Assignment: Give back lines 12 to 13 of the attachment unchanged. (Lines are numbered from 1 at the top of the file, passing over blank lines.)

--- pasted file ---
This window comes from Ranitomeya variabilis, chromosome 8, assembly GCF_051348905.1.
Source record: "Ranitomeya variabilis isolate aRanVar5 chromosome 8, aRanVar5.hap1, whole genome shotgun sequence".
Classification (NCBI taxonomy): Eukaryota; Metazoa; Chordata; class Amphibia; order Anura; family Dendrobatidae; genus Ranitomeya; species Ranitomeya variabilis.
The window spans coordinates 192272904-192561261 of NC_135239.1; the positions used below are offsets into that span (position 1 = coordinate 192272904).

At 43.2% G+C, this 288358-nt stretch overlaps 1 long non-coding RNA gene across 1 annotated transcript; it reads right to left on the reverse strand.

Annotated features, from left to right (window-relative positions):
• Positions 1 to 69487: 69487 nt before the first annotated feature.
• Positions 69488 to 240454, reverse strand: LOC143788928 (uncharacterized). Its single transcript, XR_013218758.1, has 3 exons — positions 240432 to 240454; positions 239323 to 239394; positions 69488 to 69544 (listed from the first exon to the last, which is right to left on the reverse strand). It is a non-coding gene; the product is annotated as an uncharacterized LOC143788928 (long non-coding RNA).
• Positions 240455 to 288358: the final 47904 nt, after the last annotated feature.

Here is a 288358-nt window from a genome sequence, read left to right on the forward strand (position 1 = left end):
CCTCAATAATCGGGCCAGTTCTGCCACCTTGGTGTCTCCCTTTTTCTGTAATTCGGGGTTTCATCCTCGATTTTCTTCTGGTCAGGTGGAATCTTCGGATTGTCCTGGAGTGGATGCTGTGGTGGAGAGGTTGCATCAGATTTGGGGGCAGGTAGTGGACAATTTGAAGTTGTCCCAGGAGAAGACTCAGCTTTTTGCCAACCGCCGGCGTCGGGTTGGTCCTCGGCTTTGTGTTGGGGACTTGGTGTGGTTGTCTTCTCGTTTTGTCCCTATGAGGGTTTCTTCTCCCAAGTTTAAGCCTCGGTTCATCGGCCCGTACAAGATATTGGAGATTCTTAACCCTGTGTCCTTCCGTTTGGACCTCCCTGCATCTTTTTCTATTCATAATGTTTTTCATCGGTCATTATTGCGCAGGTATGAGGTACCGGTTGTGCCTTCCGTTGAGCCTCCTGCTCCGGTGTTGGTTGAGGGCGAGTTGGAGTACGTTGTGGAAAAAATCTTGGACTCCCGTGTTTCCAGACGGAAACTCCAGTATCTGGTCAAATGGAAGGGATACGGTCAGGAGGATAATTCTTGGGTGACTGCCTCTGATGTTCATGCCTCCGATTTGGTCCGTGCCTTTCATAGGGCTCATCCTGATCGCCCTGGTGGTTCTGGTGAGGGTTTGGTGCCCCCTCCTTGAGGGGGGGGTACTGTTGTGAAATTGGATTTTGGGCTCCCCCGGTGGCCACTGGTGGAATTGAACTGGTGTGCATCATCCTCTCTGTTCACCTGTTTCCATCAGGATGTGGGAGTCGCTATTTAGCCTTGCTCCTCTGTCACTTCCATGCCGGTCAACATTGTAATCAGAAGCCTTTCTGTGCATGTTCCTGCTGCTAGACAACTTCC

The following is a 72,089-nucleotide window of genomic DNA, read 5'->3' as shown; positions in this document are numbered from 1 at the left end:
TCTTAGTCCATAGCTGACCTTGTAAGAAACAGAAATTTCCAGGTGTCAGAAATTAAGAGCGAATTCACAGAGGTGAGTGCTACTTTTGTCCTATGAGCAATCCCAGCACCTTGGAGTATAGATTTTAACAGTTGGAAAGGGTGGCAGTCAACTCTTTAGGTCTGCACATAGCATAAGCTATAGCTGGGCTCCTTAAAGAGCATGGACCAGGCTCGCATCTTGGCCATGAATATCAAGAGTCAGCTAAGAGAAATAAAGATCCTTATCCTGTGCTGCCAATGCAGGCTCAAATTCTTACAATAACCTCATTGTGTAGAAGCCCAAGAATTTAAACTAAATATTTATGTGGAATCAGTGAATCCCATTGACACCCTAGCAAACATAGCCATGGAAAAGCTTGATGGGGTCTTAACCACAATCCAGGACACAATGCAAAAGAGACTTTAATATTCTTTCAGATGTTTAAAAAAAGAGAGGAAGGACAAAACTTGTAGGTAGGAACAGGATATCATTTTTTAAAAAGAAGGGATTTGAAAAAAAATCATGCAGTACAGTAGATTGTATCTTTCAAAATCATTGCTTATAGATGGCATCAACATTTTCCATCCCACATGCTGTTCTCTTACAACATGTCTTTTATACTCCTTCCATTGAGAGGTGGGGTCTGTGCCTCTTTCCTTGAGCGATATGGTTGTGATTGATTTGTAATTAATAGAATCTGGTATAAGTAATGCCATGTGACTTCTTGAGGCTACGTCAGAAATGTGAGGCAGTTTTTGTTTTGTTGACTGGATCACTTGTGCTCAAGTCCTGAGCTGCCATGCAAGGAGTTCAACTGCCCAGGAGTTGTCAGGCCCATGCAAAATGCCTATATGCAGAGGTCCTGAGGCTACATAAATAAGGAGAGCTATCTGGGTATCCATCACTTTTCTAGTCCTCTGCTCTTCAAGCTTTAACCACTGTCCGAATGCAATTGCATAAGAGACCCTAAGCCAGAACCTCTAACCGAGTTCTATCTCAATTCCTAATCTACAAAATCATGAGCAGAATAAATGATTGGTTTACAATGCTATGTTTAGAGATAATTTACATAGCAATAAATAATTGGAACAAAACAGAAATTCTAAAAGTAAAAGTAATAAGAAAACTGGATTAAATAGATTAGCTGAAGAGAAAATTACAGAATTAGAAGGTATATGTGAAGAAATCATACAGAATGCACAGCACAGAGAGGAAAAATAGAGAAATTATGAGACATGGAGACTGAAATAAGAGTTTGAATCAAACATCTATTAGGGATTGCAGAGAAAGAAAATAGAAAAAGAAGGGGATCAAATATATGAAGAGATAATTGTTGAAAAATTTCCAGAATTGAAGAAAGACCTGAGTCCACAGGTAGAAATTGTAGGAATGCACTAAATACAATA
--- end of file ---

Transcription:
The following is a 72,089-nucleotide window of genomic DNA, read 5'->3' as shown; positions in this document are numbered from 1 at the left end:
TCTTAGTCCATAGCTGACCTTGTAAGAAACAGAAATTTCCAGGTGTCAGAAATTAAGAGCGAATTCACAGAGGTGAGTGCTACTTTTGTCCTATGAGCAATCCCAGCACCTTGGAGTATAGATTTTAACAGTTGGAAAGGGTGGCAGTCAACTCTTTAGGTCTGCACATAGCATAAGCTATAGCTGGGCTCCTTAAAGAGCATGGACCAGGCTCGCATCTTGGCCATGAATATCAAGAGTCAGCTAAGAGAAATAAAGATCCTTATCCTGTGCTGCCAATGCAGGCTCAAATTCTTACAATAACCTCATTGTGTAGAAGCCCAAGAATTTAAACTAAATATTTATGTGGAATCAGTGAATCCCATTGACACCCTAGCAAACATAGCCATGGAAAAGCTTGATGGGGTCTTAACCACAATCCAGGACACAATGCAAAAGAGACTTTAATATTCTTTCAGATGTTTAAAAAAAGAGAGGAAGGACAAAACTTGTAGGTAGGAACAGGATATCATTTTTTAAAAAGAAGGGATTTGAAAAAAAATCATGCAGTACAGTAGATTGTATCTTTCAAAATCATTGCTTATAGATGGCATCAACATTTTCCATCCCACATGCTGTTCTCTTACAACATGTCTTTTATACTCCTTCCATTGAGAGGTGGGGTCTGTGCCTCTTTCCTTGAGCGATATGGTTGTGATTGATTTGTAATTAATAGAATCTGGTATAAGTAATGCCATGTGACTTCTTGAGGCTACGTCAGAAATGTGAGGCAGTTTTTGTTTTGTTGACTGGATCACTTGTGCTCAAGTCCTGAGCTGCCATGCAAGGAGTTCAACTGCCCAGGAGTTGTCAGGCCCATGCAAAATGCCTATATGCAGAGGTCCTGAGGCTACATAAATAAGGAGAGCTATCTGGGTATCCATCACTTTTCTAGTCCTCTGCTCTTCAAGCTTTAACCACTGTCCGAATGCAATTGCATAAGAGACCCTAAGCCAGAACCTCTAACCGAGTTCTATCTCAATTCCTAATCTACAAAATCATGAGCAGAATAAATGATTGGTTTACAATGCTATGTTTAGAGATAATTTACATAGCAATAAATAATTGGAACAAAACAGAAATTCTAAAAGTAAAAGTAATAAGAAAACTGGATTAAATAGATTAGCTGAAGAGAAAATTACAGAATTAGAAGGTATATGTGAAGAAATCATACAGAATGCACAGCACAGAGAGGAAAAATAGAGAAATTATGAGACATGGAGACTGAAATAAGAGTTTGAATCAAACATCTATTAGGGATTGCAGAGAAAGAAAATAGAAAAAGAAGGGGATCAAATATATGAAGAGATAATTGTTGAAAAATTTCCAGAATTGAAGAAAGACCTGAGTCCACAGGTAGAAATTGTAGGAATGCACTAAATACAATA